Through the first 24 games, South Carolina has shown a flair for the dramatic, but nothing they’ve done this season can compare to what happened Saturday afternoon at Carolina Stadium.
The Gamecocks got walk-off home runs from Jordan Gore and Grayson Greiner to win the first two games of the series against Tennessee, 3-2 in 14 innings in the completion of Friday’s suspended game, and 9-6 in the nightcap.
The unlikely endings continue the magical start for the second-ranked Gamecocks.
“I can’t sit here and tell you I’ve ever seen anything like that,” USC coach Chad Holbrook said. “I’m coaching some guys that believe in themselves, keep plugging, keep playing and working to try and put themselves in position to win games like that. What happened today is because of a bunch of players that believe.”
The first bit of offensive heroics came off the bat of the seldom-used used Gore. The freshman from Conway entered the contest after DC Arendas was pinch-hit for on Friday, and in his first at-bat of the game he drilled a 1-0 pitch into the Gamecocks’ bullpen for the victory in the opener.
Gore came into the contest with .118 batting average in 17 at-bats. It was his first career RBI.
“I was waiting on a pitch I could drive and I got it,” Gore said. “I was trying to square it up and hit it hard. I had pretty good feeling it was gone.”
You can count Holbrook as surprised as anybody.
“I think that’s the first ball I’ve seen him hit out of here in three weeks and that includes about 50 swings a day in batting practice,” Holbrook said. “If that doesn’t tell you it’s our day, I don’t know what will.”
The game was suspended in the top of the 12th on Friday night due to rain. Jack Wynkoop, the regular Saturday starter, took the mound for the Gamecocks and earned the win in three innings of work.
The victory in the first game was a precursor that what happened in the second game. South Carolina (22-3, 5-3 SEC) trailed 6-3 with two outs and nobody on in the bottom of the ninth before springing another improbable rally.
Brison Celek started things with a single up the middle before Max Schrock made it a one-run game with a towering two-run home run that stayed just inside the fair pole in right field.
Schrock, how has been battling an injured ankle since March 9, had been in an 0-for-17 slump. His last hit was a two-out, two-strike, two-run home run to force extra innings against Mississippi on March 15 in a game USC won on a Celek single in the 10th inning.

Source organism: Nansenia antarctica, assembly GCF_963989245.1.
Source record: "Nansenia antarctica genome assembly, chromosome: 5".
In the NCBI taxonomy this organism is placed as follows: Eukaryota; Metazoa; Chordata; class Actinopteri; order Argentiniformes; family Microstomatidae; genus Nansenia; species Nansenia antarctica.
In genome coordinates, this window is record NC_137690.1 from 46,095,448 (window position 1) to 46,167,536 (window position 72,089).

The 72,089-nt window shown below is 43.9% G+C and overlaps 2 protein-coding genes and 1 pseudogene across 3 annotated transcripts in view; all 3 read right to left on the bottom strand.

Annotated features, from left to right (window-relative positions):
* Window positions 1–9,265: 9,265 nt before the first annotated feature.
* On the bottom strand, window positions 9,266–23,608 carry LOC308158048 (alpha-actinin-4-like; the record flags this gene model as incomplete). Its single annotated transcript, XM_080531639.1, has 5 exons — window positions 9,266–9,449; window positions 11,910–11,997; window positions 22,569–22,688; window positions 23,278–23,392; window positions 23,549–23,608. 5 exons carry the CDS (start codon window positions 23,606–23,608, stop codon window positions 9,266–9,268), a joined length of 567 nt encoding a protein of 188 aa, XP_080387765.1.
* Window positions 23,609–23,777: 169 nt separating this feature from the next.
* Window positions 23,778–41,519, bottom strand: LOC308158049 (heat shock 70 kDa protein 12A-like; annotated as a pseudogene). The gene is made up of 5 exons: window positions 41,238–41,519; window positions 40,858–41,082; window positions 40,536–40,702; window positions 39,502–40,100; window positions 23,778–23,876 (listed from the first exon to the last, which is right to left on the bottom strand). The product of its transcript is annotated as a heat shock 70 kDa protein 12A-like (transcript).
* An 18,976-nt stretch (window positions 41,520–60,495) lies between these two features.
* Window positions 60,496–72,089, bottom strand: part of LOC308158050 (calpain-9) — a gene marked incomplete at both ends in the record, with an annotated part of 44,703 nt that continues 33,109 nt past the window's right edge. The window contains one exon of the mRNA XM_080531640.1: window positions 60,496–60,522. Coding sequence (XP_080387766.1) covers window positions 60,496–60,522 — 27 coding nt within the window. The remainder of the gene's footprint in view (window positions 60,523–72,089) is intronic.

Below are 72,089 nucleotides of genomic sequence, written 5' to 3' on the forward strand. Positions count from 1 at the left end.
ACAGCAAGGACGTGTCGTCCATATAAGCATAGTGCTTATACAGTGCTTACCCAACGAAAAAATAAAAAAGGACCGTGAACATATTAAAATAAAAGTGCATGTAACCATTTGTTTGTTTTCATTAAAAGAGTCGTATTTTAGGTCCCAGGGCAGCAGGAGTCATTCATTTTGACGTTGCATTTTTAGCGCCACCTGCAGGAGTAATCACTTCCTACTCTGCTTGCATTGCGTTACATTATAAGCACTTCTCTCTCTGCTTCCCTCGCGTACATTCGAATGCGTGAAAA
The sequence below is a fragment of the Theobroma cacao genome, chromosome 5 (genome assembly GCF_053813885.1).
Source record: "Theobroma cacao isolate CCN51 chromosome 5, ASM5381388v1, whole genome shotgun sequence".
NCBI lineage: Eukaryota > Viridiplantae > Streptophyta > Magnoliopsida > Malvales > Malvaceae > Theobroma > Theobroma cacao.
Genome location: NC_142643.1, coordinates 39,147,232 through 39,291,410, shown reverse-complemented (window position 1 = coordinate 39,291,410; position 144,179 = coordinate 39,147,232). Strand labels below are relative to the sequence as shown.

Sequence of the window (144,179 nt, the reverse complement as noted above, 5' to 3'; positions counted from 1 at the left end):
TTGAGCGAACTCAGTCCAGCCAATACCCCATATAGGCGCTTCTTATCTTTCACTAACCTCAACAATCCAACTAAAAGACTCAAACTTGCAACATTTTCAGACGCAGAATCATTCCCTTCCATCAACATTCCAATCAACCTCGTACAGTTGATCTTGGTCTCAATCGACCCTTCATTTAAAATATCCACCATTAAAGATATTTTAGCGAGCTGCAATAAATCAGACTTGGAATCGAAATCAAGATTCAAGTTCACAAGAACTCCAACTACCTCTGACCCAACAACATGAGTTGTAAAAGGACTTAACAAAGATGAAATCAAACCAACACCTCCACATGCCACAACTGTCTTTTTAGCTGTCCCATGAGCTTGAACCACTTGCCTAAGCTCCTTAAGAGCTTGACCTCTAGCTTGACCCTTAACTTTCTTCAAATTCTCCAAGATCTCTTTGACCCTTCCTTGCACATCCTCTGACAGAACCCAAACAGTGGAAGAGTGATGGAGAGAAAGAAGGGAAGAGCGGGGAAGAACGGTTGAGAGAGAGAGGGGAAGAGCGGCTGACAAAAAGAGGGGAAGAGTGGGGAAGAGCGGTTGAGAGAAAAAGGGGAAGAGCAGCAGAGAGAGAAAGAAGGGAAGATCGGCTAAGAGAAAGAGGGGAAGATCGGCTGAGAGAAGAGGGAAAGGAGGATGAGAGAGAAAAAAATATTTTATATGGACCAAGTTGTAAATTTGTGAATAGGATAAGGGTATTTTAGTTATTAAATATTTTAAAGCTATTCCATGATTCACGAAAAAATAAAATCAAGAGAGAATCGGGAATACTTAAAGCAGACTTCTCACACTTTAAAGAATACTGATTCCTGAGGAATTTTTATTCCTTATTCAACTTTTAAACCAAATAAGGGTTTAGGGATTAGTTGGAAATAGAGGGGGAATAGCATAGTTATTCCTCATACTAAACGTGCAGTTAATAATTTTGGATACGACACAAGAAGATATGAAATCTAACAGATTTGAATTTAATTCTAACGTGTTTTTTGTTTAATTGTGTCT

South Carolina then loaded the bases without the benefit of a hit. Joey Pankake reached on error when Tennessee right fielder Scott Price dropped a routine fly ball, Kyle Martin walked and Connor Bright was hit by a pitch to load the bases for Greiner.
Tennessee (19-6, 3-5) brought in right-hander Peter Lenstrohm but he only threw two pitches. Greiner took a called strike on a first-pitch fastball before drilling a change-up onto the left-field perch next to the grandstands for his fourth home run of the season.
“I was thinking hit-by-pitch, passed ball, anything I could do to try and get that guy from third to keep the game going,” Greiner said.
“I took the first pitch fastball but he gave me a change-up, which I knew was his best pitch, and I got just about everything I had behind that one. I knew that one was way out of here. I didn’t even watch it. I was taking in the moment. It’s not very often you get to play two games in one day and get two walk-off home runs in your home park.”
All the heroics at the plate would not have been possible without the performance of Reed Scott. The freshman came in with the Gamecocks trailing 4-1 and he kept the Volunteers quiet over the final six innings. He did allow RBI singles to Price and A.J. Simcox in the fourth but both runs were charged to Vince Fiori. He only allowed one hit over the final five innings to earn his first victory.
Scott didn’t allow a run on four hits with three strikeouts and two walks. He did almost exactly the same thing in the contest against Mississippi in which Schrock hit his home run. In that game, he pitched six innings of scoreless relief to allow USC to get into extra innings. He hasn’t allowed a run in 161/3 innings and opponents are batting .132 against him. He’s allowed seven hits with 14 strikeouts on the season.
“He gave us a chance to have that incredible comeback against Ole Miss,” Holbrook said. “It was almost the same script. We put him in early in the game and he kept them at bay. He’s hard to hit and he can throw strikes. If you have a defense behind him, he can be very, very, effective. I’m comfortable putting Scott in the game in any situation.”
The two wins on Saturday rival – if not surpass - the comeback against Mississippi and a ninth inning rally at Clemson as the highlights to the storybook beginning of the season.
“We honestly 100 percent truly never believe the game is over until we have to shake hands at the end of the game,” Greiner said. “The things that have happened in 26 games have been just crazy. It’s pretty special to be a part of.”
The two teams will complete the series on Sunday with first-pitch scheduled for 1:30 p.m. Will Crowe (5-0, 1.63) will take the hill for South Carolina (23-3, 5-3) while Tennessee (19-6, 3-5) with Andrew Lee (3-0, 3.94).